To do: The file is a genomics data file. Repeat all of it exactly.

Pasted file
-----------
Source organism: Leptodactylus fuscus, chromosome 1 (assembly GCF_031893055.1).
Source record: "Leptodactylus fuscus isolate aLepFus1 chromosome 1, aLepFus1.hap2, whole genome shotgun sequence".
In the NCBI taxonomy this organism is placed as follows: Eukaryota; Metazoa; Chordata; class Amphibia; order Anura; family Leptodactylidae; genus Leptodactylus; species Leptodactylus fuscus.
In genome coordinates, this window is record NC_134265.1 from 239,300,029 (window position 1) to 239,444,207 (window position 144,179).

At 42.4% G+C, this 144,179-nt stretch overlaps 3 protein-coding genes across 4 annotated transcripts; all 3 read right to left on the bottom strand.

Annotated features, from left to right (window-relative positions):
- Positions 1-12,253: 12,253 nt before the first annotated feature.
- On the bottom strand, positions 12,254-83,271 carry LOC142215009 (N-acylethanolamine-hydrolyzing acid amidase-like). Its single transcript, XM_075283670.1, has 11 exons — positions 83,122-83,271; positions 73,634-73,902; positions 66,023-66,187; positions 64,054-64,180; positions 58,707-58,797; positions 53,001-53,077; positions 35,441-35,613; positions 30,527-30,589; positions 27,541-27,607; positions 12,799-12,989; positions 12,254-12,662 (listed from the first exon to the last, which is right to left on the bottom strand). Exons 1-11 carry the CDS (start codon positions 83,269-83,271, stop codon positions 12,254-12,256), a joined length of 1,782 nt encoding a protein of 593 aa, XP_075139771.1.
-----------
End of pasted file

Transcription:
Source organism: Leptodactylus fuscus, chromosome 1 (assembly GCF_031893055.1).
Source record: "Leptodactylus fuscus isolate aLepFus1 chromosome 1, aLepFus1.hap2, whole genome shotgun sequence".
In the NCBI taxonomy this organism is placed as follows: Eukaryota; Metazoa; Chordata; class Amphibia; order Anura; family Leptodactylidae; genus Leptodactylus; species Leptodactylus fuscus.
In genome coordinates, this window is record NC_134265.1 from 239,300,029 (window position 1) to 239,444,207 (window position 144,179).

At 42.4% G+C, this 144,179-nt stretch overlaps 3 protein-coding genes across 4 annotated transcripts; all 3 read right to left on the bottom strand.

Annotated features, from left to right (window-relative positions):
- Positions 1-12,253: 12,253 nt before the first annotated feature.
- On the bottom strand, positions 12,254-83,271 carry LOC142215009 (N-acylethanolamine-hydrolyzing acid amidase-like). Its single transcript, XM_075283670.1, has 11 exons — positions 83,122-83,271; positions 73,634-73,902; positions 66,023-66,187; positions 64,054-64,180; positions 58,707-58,797; positions 53,001-53,077; positions 35,441-35,613; positions 30,527-30,589; positions 27,541-27,607; positions 12,799-12,989; positions 12,254-12,662 (listed from the first exon to the last, which is right to left on the bottom strand). Exons 1-11 carry the CDS (start codon positions 83,269-83,271, stop codon positions 12,254-12,256), a joined length of 1,782 nt encoding a protein of 593 aa, XP_075139771.1.